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|Image Info||Original File Name: A03_2596_640x427-Black Tree Monitor (Varanus beccarii).jpg Resolution: 640x427 File Size: 140007 Bytes Date: 2005:12:27 12:09:53 Camera: Canon EOS 20D (Canon) F number: f/5.0 Exposure: 1/100 sec Focal Length: 77/1 Upload Time: 2007:09:20 20:03:08|
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|Subject||Black Tree Monitor (Varanus beccarii) - Wiki|
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Black Tree Monitor (Varanus beccarii) - Wiki
The Black Tree Monitor (Varanus beccarii) is a relatively small member of the Varanidae family.
Hatchlings and juveniles are a dark grey in colour, with regular rows of bright yellow-green dots which are particularly noticeable on the back. As they achieve adulthood they turn completely black, losing the colourful dots. Fully grown specimens reach 3 to 4 feet in length, with the males slightly larger than the females.
The Black Tree Monitor is generally well adapted for living in trees. Its tail is particularly long, sometimes two-thirds of the overall body length, and is used in a prehensile manner to stabilize the animal in the branches. In fact, the tail is used solely for this purpose, as the animal does not evince the defensive tail-lashing behaviour seen in other monitor species. The Black Tree Monitor’s feet sport large claws and adhesive soles, which help it to maintain grip in the trees. It also has unusually long teeth for a monitor of its size, which may help it to hold on to prey it catches in the canopy.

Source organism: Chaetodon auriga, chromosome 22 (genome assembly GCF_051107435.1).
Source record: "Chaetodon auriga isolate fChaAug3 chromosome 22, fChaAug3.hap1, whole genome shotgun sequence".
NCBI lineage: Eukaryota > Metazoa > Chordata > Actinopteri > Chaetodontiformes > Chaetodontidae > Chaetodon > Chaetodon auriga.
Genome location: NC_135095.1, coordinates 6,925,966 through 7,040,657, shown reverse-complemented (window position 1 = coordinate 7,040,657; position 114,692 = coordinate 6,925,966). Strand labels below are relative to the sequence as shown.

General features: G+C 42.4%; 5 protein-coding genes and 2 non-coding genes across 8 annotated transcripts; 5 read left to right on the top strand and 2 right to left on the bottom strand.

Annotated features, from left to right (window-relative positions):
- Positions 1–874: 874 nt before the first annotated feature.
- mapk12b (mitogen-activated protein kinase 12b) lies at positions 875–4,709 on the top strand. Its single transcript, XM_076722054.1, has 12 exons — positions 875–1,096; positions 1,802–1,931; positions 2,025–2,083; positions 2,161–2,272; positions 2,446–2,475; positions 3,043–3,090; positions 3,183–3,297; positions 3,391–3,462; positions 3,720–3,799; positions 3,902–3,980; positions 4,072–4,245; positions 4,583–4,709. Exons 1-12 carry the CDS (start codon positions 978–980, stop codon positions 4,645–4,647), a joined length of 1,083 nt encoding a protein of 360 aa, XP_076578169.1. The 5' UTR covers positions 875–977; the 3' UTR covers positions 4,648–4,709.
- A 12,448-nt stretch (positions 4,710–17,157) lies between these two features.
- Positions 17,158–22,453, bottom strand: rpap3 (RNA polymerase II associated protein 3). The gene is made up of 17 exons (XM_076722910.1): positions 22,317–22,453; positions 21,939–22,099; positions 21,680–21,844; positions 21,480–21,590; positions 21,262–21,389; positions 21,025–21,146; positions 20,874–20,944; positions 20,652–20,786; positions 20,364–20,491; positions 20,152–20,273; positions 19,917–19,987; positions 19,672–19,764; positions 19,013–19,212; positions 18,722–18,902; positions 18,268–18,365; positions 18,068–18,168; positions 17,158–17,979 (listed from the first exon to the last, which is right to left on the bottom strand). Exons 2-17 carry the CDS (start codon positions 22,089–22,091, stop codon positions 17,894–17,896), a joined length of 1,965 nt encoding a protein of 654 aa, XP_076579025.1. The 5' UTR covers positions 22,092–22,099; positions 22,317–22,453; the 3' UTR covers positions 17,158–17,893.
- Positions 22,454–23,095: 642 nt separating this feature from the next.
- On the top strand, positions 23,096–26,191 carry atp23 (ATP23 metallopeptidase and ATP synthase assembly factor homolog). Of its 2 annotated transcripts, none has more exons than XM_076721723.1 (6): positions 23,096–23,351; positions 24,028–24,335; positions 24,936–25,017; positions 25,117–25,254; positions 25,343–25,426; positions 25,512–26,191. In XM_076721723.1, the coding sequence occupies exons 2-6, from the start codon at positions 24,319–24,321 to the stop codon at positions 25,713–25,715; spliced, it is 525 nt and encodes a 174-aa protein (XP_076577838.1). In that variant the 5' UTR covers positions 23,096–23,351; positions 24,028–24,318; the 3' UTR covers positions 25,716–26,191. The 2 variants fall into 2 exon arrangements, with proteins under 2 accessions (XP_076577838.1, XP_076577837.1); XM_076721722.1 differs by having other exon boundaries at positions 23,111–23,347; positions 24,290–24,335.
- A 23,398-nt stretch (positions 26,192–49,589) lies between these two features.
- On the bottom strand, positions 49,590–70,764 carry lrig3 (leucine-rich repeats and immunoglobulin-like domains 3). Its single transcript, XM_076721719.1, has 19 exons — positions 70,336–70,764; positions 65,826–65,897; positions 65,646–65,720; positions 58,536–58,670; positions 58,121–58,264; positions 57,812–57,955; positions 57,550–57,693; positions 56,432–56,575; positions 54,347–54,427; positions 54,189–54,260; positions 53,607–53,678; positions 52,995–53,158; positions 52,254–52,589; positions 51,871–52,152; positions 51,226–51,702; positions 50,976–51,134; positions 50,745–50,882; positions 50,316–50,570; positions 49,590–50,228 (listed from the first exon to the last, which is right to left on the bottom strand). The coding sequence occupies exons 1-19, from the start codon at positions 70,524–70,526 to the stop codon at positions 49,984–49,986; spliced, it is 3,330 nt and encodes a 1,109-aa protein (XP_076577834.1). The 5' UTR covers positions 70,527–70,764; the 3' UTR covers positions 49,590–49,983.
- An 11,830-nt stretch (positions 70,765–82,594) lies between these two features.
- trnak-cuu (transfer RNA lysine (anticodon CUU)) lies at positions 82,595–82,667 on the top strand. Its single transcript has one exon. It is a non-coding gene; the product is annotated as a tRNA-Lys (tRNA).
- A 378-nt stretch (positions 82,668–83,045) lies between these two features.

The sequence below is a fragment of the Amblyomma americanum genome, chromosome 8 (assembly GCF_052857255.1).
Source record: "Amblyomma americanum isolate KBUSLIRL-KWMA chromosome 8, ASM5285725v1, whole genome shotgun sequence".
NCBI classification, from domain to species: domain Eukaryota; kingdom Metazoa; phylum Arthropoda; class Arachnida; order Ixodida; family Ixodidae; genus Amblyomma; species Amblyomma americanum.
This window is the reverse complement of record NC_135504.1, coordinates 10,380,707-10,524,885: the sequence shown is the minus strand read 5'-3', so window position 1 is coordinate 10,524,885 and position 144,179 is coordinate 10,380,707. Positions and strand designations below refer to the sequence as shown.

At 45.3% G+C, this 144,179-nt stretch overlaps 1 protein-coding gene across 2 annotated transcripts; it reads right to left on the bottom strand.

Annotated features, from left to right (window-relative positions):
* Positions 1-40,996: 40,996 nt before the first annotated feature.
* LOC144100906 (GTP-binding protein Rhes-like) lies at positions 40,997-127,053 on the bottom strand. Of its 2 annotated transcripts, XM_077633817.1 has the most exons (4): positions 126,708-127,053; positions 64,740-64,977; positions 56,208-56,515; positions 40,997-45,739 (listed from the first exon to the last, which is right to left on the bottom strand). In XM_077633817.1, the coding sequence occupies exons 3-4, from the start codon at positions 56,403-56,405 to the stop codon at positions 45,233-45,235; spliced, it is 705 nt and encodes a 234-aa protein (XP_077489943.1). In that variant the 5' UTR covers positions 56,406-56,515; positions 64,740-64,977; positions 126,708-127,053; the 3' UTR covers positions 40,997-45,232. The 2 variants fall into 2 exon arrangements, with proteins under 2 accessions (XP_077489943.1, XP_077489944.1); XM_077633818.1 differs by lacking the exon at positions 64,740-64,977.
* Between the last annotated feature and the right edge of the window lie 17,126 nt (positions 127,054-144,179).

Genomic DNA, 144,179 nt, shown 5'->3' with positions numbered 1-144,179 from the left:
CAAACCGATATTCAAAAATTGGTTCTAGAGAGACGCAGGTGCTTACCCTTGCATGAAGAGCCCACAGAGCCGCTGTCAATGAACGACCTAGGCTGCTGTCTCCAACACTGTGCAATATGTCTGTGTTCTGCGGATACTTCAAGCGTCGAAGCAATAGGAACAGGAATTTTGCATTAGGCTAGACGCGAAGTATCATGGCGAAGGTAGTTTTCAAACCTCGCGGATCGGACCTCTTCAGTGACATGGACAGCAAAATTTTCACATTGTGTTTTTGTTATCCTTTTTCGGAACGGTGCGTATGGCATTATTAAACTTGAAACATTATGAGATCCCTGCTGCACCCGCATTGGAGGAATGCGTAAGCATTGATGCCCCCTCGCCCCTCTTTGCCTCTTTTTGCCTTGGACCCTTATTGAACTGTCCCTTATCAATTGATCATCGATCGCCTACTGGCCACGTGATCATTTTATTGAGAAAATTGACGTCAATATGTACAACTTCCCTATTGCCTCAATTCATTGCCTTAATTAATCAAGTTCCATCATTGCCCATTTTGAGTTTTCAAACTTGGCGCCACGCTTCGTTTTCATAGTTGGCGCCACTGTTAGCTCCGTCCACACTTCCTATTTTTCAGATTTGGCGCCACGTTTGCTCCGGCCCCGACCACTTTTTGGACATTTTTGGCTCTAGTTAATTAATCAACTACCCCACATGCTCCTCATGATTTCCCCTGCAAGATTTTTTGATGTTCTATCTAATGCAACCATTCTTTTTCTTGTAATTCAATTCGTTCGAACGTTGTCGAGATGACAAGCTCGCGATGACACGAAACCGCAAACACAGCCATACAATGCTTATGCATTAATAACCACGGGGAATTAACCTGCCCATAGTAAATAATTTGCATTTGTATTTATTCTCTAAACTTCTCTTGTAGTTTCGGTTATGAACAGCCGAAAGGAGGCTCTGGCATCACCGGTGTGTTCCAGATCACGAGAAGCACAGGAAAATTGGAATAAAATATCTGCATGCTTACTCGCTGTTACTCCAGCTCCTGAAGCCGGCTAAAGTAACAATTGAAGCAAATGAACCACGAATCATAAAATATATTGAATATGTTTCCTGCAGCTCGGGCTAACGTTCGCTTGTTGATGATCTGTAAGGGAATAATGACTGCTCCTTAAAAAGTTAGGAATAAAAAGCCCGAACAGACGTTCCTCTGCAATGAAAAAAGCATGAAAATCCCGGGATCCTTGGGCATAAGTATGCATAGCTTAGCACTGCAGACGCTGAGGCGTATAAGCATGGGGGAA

Black Tree Monitors are carnivorous, taking a range of prey items. Mostly commonly eaten are insects, smaller lizards, and small mammals such as shrews. They may also take scorpions, eggs, and nestlings. They are themselves predated by larger lizards and snakes. Foxes, which were introduced to the region, are an unnatural predator of the Black Tree Monitor. They are also hunted by humans.
Geographical Distribution and Habitat
The species is native to the forest of the Aru islands of Papua New Guinea, where it is known locally as Waweyaro.
Varanus beccarii is not currently on the IUCN red list. However considering its restricted range, it is vulnerable to any loss of habitat in the region. It is also popular in the pet trade, with most specimens being wild-caught.
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